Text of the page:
Film critic Adam Nayman and I often work in the same genre of book (pictorial criticism) at the same publishing house (Abrams Books, by way of the film magazine-turned-imprint Little White Lies). It's fun to try to anticipate what he's going to do next, because you never really can. Nayman's work is as fun and surprising as it is insightful. His new book about Paul Thomas Anderson, Masterworks, is his best to date, merging form and content in the manner of classic films by his chosen subject.
Nayman is a versatile critic whose work appears in The Ringer, CinemaScope, and other outlets. Prior to moving into pictorial criticism, he wrote two text-driven film books: It Doesn't Suck, an impassioned defense of "Showgirls," and Ben Wheatley: Confusion and Carnage. His first foray into the pictorial format was The Coen Brothers: This Book Really Ties the Films Together, which cleverly turned what might've seemed like a liability (Nayman didn't interview the Coens, though he did talk to many key collaborators) into an aspect of Nayman's recurring analysis/theorizing about the brothers' philosophical and theological take on life (God remains a tantalizing abstraction in their films: there are moments when you think you sense his presence organizing or "directing" things, but it could also be coincidence, or your imagination).
Masterworks is a leap forward in terms of organization, doing something I don't believe has been done before, at least not in a single-director book: Nayman goes through Anderson's filmography chronologically, not according to their release date, but according to when each story is set. This re-frames Paul Thomas Anderson's work in a new way. Then Nayman builds a career-spanning critical analysis on top of that, with still-frame images and frame-grabs sourced to discussions occurring in the main text and captions.
What follows is an edited version of our (incredibly long) discussion about the book and Paul Thomas Anderson's filmography.
Masterworks will be published October 20. To order it, click here.
Why did you decide to structure the book chronologically according to when the films were set?
Well, I don't want to hedge by asking you off the top if you thought it worked. We can talk about that later!
No, I'd rather just go ahead and tell you right now that I loved it. In a strange way, it reminded me of Norman Mailer’s The Time of Our Time, which is not chronologically structured like your book but pairs fiction and non-fiction. That makes the reader think about fiction and non-fiction as mirrors of each other—or in terms of being similar, or different, avenues into the same subjects. What you've done here is in that vein. It's like a film editor rearranging footage to create a different meaning.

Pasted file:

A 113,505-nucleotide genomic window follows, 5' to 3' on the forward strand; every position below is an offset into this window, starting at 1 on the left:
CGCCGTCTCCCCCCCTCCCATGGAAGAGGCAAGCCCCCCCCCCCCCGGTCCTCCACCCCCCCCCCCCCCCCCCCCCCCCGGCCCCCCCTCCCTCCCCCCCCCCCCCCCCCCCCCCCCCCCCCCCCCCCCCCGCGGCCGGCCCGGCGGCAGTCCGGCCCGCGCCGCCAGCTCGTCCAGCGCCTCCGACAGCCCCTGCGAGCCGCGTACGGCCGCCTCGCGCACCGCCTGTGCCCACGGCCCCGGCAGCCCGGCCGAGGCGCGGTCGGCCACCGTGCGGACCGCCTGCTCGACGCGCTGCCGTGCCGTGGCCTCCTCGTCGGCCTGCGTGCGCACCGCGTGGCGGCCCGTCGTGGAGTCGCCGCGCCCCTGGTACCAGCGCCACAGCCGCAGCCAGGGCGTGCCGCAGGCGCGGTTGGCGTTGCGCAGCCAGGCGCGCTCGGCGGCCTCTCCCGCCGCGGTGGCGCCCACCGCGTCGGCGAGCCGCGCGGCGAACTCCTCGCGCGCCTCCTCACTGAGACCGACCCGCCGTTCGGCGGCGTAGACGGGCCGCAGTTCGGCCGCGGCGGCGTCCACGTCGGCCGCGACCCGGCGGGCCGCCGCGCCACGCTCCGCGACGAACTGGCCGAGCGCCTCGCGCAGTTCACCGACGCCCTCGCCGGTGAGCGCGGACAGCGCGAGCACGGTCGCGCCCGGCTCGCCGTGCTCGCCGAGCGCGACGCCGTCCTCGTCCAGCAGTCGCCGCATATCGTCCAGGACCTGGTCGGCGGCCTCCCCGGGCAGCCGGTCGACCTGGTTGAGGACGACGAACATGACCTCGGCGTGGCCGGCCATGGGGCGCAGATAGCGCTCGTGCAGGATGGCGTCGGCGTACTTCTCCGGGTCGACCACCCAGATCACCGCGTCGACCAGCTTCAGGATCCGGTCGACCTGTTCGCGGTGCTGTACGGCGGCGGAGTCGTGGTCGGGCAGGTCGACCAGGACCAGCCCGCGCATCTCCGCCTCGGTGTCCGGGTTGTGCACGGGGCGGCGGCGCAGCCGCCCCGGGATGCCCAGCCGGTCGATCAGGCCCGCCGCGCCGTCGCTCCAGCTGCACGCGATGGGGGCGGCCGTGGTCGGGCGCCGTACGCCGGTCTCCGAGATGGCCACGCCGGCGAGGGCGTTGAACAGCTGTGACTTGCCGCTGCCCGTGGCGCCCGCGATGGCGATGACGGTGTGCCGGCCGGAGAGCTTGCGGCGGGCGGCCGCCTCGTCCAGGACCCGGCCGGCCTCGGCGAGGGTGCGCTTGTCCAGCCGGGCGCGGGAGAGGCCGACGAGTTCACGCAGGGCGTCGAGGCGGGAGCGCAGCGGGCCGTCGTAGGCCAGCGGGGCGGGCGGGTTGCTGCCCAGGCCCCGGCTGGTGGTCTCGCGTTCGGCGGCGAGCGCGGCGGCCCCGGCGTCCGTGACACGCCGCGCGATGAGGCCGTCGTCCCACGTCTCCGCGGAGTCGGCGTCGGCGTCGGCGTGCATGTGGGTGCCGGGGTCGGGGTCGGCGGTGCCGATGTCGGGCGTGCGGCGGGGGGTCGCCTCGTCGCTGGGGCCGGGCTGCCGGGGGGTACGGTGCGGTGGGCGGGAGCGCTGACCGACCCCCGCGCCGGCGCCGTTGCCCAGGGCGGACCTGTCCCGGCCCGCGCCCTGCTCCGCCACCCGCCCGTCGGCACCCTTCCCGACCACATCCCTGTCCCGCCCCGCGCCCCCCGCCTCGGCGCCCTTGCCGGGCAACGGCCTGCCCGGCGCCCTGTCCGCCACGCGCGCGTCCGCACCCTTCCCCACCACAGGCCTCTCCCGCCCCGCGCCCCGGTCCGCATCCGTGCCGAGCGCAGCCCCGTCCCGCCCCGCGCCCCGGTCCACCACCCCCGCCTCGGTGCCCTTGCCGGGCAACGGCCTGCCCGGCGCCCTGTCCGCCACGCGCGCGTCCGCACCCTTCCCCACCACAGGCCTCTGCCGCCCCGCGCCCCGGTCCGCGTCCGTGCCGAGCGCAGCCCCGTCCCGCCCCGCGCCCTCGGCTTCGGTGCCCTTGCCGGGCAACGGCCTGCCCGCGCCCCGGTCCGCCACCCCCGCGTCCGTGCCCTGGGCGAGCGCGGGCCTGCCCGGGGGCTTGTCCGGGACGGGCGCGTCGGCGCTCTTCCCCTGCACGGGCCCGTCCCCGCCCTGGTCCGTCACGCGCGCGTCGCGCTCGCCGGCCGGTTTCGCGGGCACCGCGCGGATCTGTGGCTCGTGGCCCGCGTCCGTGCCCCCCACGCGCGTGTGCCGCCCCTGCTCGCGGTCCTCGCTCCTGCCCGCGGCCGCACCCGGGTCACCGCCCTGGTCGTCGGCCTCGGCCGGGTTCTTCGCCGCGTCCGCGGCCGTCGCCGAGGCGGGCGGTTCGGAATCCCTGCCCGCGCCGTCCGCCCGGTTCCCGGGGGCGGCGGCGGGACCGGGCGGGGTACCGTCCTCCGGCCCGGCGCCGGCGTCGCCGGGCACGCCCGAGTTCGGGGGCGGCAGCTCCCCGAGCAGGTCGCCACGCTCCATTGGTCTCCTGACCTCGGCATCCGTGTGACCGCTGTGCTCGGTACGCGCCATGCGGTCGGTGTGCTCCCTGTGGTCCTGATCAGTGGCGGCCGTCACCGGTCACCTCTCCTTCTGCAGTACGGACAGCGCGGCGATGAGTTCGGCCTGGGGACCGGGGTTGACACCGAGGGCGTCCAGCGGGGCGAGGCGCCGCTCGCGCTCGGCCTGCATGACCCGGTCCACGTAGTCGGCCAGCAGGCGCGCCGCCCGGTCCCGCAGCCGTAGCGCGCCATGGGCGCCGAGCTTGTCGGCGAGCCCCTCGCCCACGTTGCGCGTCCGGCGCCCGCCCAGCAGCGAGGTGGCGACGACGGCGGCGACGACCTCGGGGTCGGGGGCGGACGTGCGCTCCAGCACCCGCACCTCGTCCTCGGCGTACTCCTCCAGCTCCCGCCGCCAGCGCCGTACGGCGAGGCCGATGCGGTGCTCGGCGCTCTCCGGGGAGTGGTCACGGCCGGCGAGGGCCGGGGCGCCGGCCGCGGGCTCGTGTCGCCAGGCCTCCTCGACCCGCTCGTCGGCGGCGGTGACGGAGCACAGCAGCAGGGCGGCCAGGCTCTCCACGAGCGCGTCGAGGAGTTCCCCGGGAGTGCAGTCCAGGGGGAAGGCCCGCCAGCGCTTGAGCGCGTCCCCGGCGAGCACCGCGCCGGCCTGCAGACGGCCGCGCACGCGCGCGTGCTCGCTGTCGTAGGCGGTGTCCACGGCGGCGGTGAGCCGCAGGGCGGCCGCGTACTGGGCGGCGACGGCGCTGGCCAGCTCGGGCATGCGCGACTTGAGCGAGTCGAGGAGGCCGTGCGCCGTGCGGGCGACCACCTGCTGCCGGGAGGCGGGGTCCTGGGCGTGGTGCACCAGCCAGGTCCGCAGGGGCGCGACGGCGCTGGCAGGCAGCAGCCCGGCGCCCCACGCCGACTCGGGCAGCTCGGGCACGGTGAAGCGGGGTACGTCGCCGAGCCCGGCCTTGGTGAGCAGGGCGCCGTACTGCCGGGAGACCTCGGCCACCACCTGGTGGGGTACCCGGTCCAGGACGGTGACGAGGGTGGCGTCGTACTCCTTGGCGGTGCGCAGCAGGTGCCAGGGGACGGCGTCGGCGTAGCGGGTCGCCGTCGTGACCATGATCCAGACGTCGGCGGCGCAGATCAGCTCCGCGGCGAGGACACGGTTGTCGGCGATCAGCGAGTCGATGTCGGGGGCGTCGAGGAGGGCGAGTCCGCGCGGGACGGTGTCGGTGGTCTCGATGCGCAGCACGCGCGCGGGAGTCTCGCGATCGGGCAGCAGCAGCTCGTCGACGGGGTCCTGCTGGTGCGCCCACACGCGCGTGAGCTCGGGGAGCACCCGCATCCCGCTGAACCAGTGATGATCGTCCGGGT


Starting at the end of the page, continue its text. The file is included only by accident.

I'm so glad to hear that. We were very happy with how the Coen book turned out and how multi-directional it was. The whole way of looking at the Coens was the idea that this body of work that does clearly progress, that it’s such a constellation—you know, to quote "A Serious Man," it's this giant spiraling web of things. The movies could connect in every direction, but we still stuck to the order of how the Coens made them. We tried not to treat that as a path of least resistance, but chronological [by release date] is a pretty conventional way to do one of these auteur studies, especially one that’s visual. So when we came up with the idea to do a book on Anderson, I guess there was—on some level, between me and my editor, David Jenkins—a desire to do something different.
But I was also really aware of the narrative around Paul Thomas Anderson—and I’d be curious to know your thoughts about it; you saw this even more in real time as a critic than I did, because there’s an age difference between us—the narrative of, “Here’s this young, exciting director who’s talented before his years and almost seems to thematize that youthfulness in a movie like "Boogie Nights," and then he matures into this kind of master filmmaker.” The book is not even trying to disprove it or argue against it. It was more about, "Well, how can we scramble that a little bit?"
The preoccupation of his recent work, let’s say in the 21st century, has mostly been history and the psycho-geography of America, I thought, “Oh, that’s interesting. Let’s treat his recent films as a trilogy—'There Will Be Blood,' 'The Master,' and 'Inherent Vice' as a jumping-off point, and then see what that does to the analysis of the work.”
I was struck by that decision because, while there has been no shortage of writing about Paul Thomas Anderson, so much of it has been in terms of his relationship to film history, his relationship to other auteur filmmakers, and so on. And I think if I were to make a list of the 10 things people think about when they think about Paul Thomas Anderson, I’m not sure that “historian” would make that list. So can you talk a bit more about that? The idea of Anderson as a historian, not just of the pop culture history that he’s a consumer of—like, say, Quentin Tarantino—but of actual, real-world history?
Yeah. It’s interesting that you mention Tarantino. I mention Tarantino a bit in the book. I’ve always thought about Tarantino in relationship to Steven Spielberg. In the first chapter of both of those guys’ careers, their historical references for events are just cinematic. And then, it’s not like they wake up on their 40th birthday and go “God, I’ve got to go deeper"—but it is interesting that in Spielberg's mid-'80s phase, suddenly you have a shift from things like "E.T." and "Indiana Jones and the Temple of Doom" to "The Color Purple" and "Empire of the Sun." And Tarantino—after two of the most self-reflexive films a human being could ever make, "Kill Bill" and "Death Proof"—shifts to World War II and the Civil War and the late 1960s.